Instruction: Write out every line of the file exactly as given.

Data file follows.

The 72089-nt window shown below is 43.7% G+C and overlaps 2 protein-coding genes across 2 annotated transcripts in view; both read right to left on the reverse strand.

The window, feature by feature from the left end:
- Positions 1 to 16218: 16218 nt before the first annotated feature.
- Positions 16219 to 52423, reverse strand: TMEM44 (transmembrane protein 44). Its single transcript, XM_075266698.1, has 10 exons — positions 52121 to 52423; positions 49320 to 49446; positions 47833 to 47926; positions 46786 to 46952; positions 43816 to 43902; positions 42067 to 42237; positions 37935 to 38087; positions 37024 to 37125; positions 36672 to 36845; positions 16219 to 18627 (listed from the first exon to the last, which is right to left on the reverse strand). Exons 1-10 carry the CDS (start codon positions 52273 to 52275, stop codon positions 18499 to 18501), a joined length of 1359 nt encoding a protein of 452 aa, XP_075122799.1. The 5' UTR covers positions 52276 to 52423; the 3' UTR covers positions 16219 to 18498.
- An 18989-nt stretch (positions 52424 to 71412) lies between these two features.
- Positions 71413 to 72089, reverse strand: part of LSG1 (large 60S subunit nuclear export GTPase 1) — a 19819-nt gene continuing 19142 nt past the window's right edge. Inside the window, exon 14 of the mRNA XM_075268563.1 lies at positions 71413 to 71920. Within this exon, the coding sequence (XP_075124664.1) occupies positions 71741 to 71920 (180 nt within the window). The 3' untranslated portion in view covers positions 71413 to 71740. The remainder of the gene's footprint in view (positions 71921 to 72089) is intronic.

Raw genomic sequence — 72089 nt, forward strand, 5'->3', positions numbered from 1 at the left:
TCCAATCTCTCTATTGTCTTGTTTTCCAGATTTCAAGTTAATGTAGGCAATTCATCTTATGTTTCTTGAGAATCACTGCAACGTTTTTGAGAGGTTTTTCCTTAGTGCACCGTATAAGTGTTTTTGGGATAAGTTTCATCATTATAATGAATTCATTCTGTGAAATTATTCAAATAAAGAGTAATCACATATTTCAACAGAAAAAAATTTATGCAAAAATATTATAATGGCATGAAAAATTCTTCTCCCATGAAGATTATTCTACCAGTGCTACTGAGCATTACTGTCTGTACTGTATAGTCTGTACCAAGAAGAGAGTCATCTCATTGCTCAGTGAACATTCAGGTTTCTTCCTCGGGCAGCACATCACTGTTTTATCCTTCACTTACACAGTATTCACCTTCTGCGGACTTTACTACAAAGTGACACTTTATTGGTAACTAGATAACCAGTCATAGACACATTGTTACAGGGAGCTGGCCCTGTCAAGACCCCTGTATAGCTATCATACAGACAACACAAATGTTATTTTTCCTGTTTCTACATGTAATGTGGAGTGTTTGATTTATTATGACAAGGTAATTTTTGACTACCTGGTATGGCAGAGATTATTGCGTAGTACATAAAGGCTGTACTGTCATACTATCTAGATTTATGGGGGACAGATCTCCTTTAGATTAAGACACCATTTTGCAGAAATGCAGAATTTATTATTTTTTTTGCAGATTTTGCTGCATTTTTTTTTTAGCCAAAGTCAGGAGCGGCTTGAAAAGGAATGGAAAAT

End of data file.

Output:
The 72089-nt window shown below is 43.7% G+C and overlaps 2 protein-coding genes across 2 annotated transcripts in view; both read right to left on the reverse strand.

The window, feature by feature from the left end:
- Positions 1 to 16218: 16218 nt before the first annotated feature.
- Positions 16219 to 52423, reverse strand: TMEM44 (transmembrane protein 44). Its single transcript, XM_075266698.1, has 10 exons — positions 52121 to 52423; positions 49320 to 49446; positions 47833 to 47926; positions 46786 to 46952; positions 43816 to 43902; positions 42067 to 42237; positions 37935 to 38087; positions 37024 to 37125; positions 36672 to 36845; positions 16219 to 18627 (listed from the first exon to the last, which is right to left on the reverse strand). Exons 1-10 carry the CDS (start codon positions 52273 to 52275, stop codon positions 18499 to 18501), a joined length of 1359 nt encoding a protein of 452 aa, XP_075122799.1. The 5' UTR covers positions 52276 to 52423; the 3' UTR covers positions 16219 to 18498.
- An 18989-nt stretch (positions 52424 to 71412) lies between these two features.
- Positions 71413 to 72089, reverse strand: part of LSG1 (large 60S subunit nuclear export GTPase 1) — a 19819-nt gene continuing 19142 nt past the window's right edge. Inside the window, exon 14 of the mRNA XM_075268563.1 lies at positions 71413 to 71920. Within this exon, the coding sequence (XP_075124664.1) occupies positions 71741 to 71920 (180 nt within the window). The 3' untranslated portion in view covers positions 71413 to 71740. The remainder of the gene's footprint in view (positions 71921 to 72089) is intronic.

Raw genomic sequence — 72089 nt, forward strand, 5'->3', positions numbered from 1 at the left:
TCCAATCTCTCTATTGTCTTGTTTTCCAGATTTCAAGTTAATGTAGGCAATTCATCTTATGTTTCTTGAGAATCACTGCAACGTTTTTGAGAGGTTTTTCCTTAGTGCACCGTATAAGTGTTTTTGGGATAAGTTTCATCATTATAATGAATTCATTCTGTGAAATTATTCAAATAAAGAGTAATCACATATTTCAACAGAAAAAAATTTATGCAAAAATATTATAATGGCATGAAAAATTCTTCTCCCATGAAGATTATTCTACCAGTGCTACTGAGCATTACTGTCTGTACTGTATAGTCTGTACCAAGAAGAGAGTCATCTCATTGCTCAGTGAACATTCAGGTTTCTTCCTCGGGCAGCACATCACTGTTTTATCCTTCACTTACACAGTATTCACCTTCTGCGGACTTTACTACAAAGTGACACTTTATTGGTAACTAGATAACCAGTCATAGACACATTGTTACAGGGAGCTGGCCCTGTCAAGACCCCTGTATAGCTATCATACAGACAACACAAATGTTATTTTTCCTGTTTCTACATGTAATGTGGAGTGTTTGATTTATTATGACAAGGTAATTTTTGACTACCTGGTATGGCAGAGATTATTGCGTAGTACATAAAGGCTGTACTGTCATACTATCTAGATTTATGGGGGACAGATCTCCTTTAGATTAAGACACCATTTTGCAGAAATGCAGAATTTATTATTTTTTTTGCAGATTTTGCTGCATTTTTTTTTTAGCCAAAGTCAGGAGCGGCTTGAAAAGGAATGGAAAAT